* Featured Image: “The Good Book Says” By Rollin Jewett
A Quite Exceptional Depravity
By Michael Coolen
On March 4th, 2014, the popular and populist new Pope Francis strongly defended the Roman Catholic Church’s record on tackling sexual abuse by priests. When he proclaimed that “no-one else has done more to root out pedophilia than the Catholic Church,” I wanted to take him out to the back yard of the Domus Sanctae Marthae and slap him silly. His statement was, at best, disingenuous, and at worst, a lie of convenience to satisfy the more conservative clergy.
Of course, it would be difficult for me to get to the Pope. The Domus Sanctae Marthae isn’t exactly a fixer-upper. It’s a huge five-story building with 106 suites, 22 single rooms, and one simple apartment occupied by the Pope. And, since it doesn’t have a back yard, I’d probably have to slap him silly in his simple apartment which, by the way, is guarded 24/7 by two soldiers of the Pontifical Swiss Guard, the personal private army of every pope since 1506, making it the world’s oldest military unit in continuous operation.
Not willing to go to Vatican jail, I would have had to be satisfied to stand outside the gate of Saint Martha’s House, yelling insults at him in Latin.
“Stultissime!” “You complete idiot!”
“obodyNay??? How about Cardinal Law?”
By the time I yelled “obodyNay” (Pig Latin for “Nobody) at him, I’m sure to have been urged to move on by guards armed with machine guns and zero sense of humor.
In 2015, a year after Pope Francis’s “Nobody” proclamation, the film Spotlight won numerous awards, including an Oscar for Best Picture. It told the story of the Boston Globe’s Spotlight Team, which won the 2003 Pulitzer Prize for Public Service for its investigation into the widespread practice of child sex abuse by dozens of Catholic priests in the Boston Area. Bernard Francis Law was the archbishop who did his best to protect and hide these criminals.
After the film, we went to my friend Bob’s house for dinner. We had met when we were paired as roommates at Saint Edwards Catholic Seminary, where we both were studying to become parish priests. I had just graduated from high school. Bob had entered the seminary at age fourteen, just after grade school. Bob left the seminary a year before I did, but we ended up as roommates after I left. We had been close friends for over half a century.
After dinner, Bob, Maggie, Donna, Alex (another ex seminarian) and I adjourned to the living room. Bob handed me a beer and started the conversation.
“Did you know that Linehan was finally barred from the ministry?” he asked. “Yeah, I read that,” I replied. “About ten years ago.”
“Who is Linehan?” asked Donna, Bob’s girlfriend.
“David Linehan,” Alex chimed in, “was one of the priests at the seminary. He ran the choir, taught French, and was in general a creep. Older seminarians, warned the younger ones, especially 14-16, to steer clear of Linehan if possible.”
“It was Mike’s bad luck,” added Bob, laughing, “to have a good singing voice. I, on the other hand, had learned years before to cultivate intentionally the art singing off key.”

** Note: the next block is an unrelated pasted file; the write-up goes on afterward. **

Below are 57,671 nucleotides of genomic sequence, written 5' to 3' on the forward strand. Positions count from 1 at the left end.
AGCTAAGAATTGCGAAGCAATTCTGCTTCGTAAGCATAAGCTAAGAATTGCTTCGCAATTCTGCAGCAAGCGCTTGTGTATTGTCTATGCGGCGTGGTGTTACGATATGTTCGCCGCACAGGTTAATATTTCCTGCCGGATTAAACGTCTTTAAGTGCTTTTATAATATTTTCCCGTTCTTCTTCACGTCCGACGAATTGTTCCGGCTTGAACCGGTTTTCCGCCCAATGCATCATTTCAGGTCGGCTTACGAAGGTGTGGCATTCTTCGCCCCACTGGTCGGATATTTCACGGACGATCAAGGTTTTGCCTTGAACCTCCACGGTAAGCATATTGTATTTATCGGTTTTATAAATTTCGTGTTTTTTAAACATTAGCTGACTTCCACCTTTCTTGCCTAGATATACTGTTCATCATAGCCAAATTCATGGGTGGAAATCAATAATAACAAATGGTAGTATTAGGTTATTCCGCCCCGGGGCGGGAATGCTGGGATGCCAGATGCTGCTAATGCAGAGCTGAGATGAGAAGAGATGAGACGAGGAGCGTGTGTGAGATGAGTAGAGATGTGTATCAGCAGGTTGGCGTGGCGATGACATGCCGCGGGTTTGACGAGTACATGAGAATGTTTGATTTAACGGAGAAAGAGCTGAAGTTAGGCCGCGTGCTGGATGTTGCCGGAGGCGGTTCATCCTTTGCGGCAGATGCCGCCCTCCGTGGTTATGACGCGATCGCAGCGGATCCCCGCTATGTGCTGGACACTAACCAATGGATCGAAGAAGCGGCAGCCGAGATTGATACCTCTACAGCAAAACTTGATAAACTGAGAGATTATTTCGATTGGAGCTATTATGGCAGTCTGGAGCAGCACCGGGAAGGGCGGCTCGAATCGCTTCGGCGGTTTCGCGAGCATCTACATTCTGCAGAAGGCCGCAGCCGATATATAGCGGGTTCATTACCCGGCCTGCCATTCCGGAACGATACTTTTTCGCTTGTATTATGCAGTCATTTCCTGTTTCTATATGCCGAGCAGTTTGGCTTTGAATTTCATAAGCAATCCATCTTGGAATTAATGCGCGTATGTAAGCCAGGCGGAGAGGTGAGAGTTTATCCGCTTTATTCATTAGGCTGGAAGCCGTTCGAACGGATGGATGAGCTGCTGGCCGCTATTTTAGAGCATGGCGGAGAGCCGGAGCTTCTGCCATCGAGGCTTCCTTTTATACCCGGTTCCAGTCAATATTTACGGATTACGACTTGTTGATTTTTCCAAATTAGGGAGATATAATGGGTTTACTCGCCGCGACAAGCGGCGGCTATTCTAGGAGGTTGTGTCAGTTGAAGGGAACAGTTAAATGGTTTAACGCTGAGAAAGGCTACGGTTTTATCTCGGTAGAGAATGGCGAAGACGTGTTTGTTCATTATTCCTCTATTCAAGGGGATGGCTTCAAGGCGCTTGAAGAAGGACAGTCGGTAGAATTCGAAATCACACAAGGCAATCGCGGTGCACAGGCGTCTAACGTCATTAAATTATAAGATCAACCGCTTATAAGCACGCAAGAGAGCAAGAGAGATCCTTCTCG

“After the seminary closed in the early 70s,” said Alex, “Linehan served at close to ten parishes over the next twenty years before he retired. It took another ten years for the Archbishop banned him from any ministry.”
“Banned him,” added Bob, “but didn’t defrock him. Fucker.”
“Linehan?” asked Maggie.
“No,” replied Alex. “The Archbishop.”
“Just like in the film we just saw,” Bob added.
“Yup,” I replied.
For the next few moments, we sat quietly. Maggie, a good friend since graduate school, finally broke the silence.
“What did you think of the film, Michael?”
“It was a powerful film, but nothing in the story was new to me,” I replied. “I already know more about the Boston case than the film depicts. Much, much more. And much, much worse.” Bob gave me a nod, encouraging me to tell my story.
Forty-two years before the release of the film, I had been a freshman at O’Dea High School in Seattle Washington. One of the teachers was Brother G.A. Kealy, for years known to students at O’Dea High School as ‘Feely Kealy’ and ‘Fingers Kealy.’ In the typing class he taught, he would come up from behind, nuzzle and embrace me, kiss me on the cheek, and fondle my breasts.
I told my friends I was especially ashamed when he touched my breasts. Four few years earlier, I had been bedridden for eight months with rheumatic fever. I had overheard the doctor telling my parents that I was likely to die before I turned thirteen. I decided God hated me for some reason and wanted me to die. Determined not to die hungry, I gained over fifty pounds. After I recovered, kids made fun of my large breasts when I returned to elementary school.
The year after Kealy molested me, I grew three inches and lost fifty pounds. He never touched me again, but by then the damage he’d caused me was permanent. After high school, I entered a seminary to study to become a Catholic priest, hoping God would like me again. Three years later I left the seminary upon my conclusion that God was both a psychopath and a myth, and Christ had never existed. I saw no future for a priest who was an atheist.
A few days after the 3rd birthday of my beautiful son Tristan in January 1989, I experienced a wave of love and anger and need to protect him from people like Kealy. I contacted the Archdiocese of Seattle to inform them of years of sexual molestation by Brother G.A. Kealy at O’Dea High School and the nearby Briscoe Memorial School for Boys. I told the archbishop that during his time at O’Dea, Brother Kealy became known as “Feely Kealy” among the students for his unwanted kissing, fondling, putting his hands down the front of students’ pants, and other perfidies.